Californians had the opportunity to receive the message to save water at least five times apiece in 2014 when the Save Our Water campaign ramped into high gear due to the state’s drought, delivering water conservation messages on television, radio, social media, websites and even lawn signs.
That was one of the statistics delivered today to the State Water Resources Control Board during an update by officials with the Save Our Water campaign, which is co-managed by ACWA and the Department of Water Resources.
Jennifer Persike, ACWA’s deputy executive director for external affairs and operations, told members of the State Board that additional funding given the campaign in 2014 helped to expand its reach into new channels and markets – including paid advertising. The campaign elicited 450,000 web site visits, 220,000 video views, 13,600 radio ads, 1,700 television ads and 140% increase in social media followers. Overall, the campaign achieved 210 million impressions of its message. Read more
With the State Water Resources Control Board considering action to extend the soon-to-expire emergency water conservation regulations for another 270 days, ACWA has provided recommendations supporting the extension and suggested additional improvements.
ACWA Special Projects Manager Dave Bolland presented ACWA’s recommendations during a State Board meeting held Tuesday to discuss the role of the emergency regulations in light of the state’s ongoing drought emergency. Read more
The chemical signature of water vapor emitted by combustion sources such as vehicles and furnaces has been found in the smoggy winter inversions that often choke Salt Lake City. The discovery may give researchers a new tool to track down the sources of pollutants and climate-changing carbon dioxide gas.
University of Utah scientists measured ratios of rare and common isotopes of hydrogen and oxygen in water, and estimated that water vapor from burning fossil fuels makes up as much as 13 percent of the water vapor in smog during Salt Lake’s winter inversions, with the percentage starting smaller and increasing as the inversion persists. Read more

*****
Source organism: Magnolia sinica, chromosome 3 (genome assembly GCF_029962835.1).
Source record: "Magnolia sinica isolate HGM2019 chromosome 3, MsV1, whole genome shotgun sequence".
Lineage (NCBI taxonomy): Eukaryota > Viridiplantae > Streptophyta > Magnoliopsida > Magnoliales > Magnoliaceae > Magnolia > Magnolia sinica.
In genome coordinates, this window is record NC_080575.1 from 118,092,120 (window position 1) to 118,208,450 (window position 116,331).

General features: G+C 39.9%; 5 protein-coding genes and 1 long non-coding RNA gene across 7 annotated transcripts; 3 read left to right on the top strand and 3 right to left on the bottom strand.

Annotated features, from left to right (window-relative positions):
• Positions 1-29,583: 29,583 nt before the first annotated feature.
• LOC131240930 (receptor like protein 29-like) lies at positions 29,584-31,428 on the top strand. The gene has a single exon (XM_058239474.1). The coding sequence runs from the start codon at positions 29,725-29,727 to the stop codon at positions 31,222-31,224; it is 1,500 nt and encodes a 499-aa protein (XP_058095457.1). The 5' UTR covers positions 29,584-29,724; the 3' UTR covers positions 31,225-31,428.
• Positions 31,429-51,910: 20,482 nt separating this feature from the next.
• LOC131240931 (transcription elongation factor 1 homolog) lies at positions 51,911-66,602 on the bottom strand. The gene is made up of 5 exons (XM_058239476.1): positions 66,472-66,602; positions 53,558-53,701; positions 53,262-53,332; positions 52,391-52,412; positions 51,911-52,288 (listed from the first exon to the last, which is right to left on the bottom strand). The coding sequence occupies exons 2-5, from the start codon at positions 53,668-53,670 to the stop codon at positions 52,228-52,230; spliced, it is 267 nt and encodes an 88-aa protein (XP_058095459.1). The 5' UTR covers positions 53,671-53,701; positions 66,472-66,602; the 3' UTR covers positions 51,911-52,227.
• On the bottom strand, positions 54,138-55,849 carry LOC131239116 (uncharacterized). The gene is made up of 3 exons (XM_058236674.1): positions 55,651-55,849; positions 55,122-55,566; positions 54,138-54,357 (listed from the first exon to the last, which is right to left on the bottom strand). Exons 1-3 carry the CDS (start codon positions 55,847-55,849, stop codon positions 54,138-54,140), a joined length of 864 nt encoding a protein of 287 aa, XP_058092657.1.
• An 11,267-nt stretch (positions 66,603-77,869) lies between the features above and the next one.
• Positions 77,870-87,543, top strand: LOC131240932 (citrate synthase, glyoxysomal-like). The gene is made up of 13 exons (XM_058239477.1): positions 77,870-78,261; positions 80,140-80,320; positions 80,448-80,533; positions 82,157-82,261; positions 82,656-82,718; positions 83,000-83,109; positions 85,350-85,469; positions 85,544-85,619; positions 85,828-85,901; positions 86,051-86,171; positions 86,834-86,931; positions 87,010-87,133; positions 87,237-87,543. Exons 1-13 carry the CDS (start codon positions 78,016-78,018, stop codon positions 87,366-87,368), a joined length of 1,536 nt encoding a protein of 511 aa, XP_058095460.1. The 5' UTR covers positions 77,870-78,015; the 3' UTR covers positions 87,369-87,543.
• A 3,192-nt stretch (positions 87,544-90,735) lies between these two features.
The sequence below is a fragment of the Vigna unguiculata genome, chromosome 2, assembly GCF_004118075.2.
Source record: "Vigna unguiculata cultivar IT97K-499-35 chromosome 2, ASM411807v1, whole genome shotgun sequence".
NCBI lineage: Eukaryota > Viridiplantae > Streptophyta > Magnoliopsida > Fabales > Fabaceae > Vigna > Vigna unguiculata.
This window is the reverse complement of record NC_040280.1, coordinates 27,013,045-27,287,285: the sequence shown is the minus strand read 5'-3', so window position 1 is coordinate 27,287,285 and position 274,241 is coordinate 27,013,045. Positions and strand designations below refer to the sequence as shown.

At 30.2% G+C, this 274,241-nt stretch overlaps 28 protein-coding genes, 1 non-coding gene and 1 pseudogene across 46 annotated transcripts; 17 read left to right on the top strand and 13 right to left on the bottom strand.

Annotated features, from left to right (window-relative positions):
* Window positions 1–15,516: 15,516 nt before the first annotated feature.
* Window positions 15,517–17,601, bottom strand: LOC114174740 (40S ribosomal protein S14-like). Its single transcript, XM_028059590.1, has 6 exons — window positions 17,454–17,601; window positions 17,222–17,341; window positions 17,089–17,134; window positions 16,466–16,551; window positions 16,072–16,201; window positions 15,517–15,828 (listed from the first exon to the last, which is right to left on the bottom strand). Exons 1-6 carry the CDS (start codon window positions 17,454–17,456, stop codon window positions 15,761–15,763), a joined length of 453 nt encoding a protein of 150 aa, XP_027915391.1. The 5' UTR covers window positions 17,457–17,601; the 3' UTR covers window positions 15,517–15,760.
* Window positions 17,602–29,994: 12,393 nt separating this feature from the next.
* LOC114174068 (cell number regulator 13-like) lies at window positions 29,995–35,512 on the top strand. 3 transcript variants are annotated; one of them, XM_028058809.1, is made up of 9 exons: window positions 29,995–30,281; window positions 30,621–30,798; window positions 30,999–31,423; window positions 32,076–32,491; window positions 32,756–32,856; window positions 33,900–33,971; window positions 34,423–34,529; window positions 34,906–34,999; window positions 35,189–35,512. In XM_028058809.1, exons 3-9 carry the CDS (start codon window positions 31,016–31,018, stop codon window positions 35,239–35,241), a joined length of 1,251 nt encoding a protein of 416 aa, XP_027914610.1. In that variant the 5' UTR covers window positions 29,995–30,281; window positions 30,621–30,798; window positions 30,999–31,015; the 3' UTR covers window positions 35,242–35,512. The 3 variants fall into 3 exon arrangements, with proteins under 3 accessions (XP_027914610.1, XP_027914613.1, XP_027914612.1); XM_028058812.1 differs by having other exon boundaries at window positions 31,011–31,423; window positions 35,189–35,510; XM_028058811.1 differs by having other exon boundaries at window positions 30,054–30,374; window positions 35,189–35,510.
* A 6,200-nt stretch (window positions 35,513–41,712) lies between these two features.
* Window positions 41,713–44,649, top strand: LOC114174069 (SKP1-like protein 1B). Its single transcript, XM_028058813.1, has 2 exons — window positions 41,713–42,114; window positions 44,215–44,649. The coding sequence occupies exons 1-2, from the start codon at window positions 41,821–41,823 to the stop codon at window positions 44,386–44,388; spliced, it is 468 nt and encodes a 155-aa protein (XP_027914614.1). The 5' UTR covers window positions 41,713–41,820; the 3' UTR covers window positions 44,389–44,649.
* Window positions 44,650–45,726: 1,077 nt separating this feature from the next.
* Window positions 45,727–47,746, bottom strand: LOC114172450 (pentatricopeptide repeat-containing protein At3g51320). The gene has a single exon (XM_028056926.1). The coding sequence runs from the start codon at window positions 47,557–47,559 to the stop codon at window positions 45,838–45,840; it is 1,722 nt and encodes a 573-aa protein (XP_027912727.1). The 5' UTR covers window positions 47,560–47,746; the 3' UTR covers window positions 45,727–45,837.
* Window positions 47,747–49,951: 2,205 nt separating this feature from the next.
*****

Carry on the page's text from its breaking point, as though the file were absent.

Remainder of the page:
The water, equivalent to 140 trillion times all the water in the world’s ocean, surrounds a huge, feeding black hole, called a quasar, more than 12 billion light-years away.
“The environment around this quasar is very unique in that it’s producing this huge mass of water,” said Matt Bradford, a scientist at NASA’s Jet Propulsion Laboratory in Pasadena, Calif. “It’s another demonstration that water is pervasive throughout the universe, even at the very earliest times.” Bradford leads one of the teams that made the discovery. His team’s research is partially funded by NASA and appears in the Astrophysical Journal Letters. Read more
Burn baby burn. Today, we use water to put out fires. But what if we could use it for the opposite effect? Astronaut researchers on the International Space Station are experimenting with water that can start a fire.
It’s called supercritical water and it might offer benefits such as clean-burning municipal waste disposal and improved saltwater purification. Read more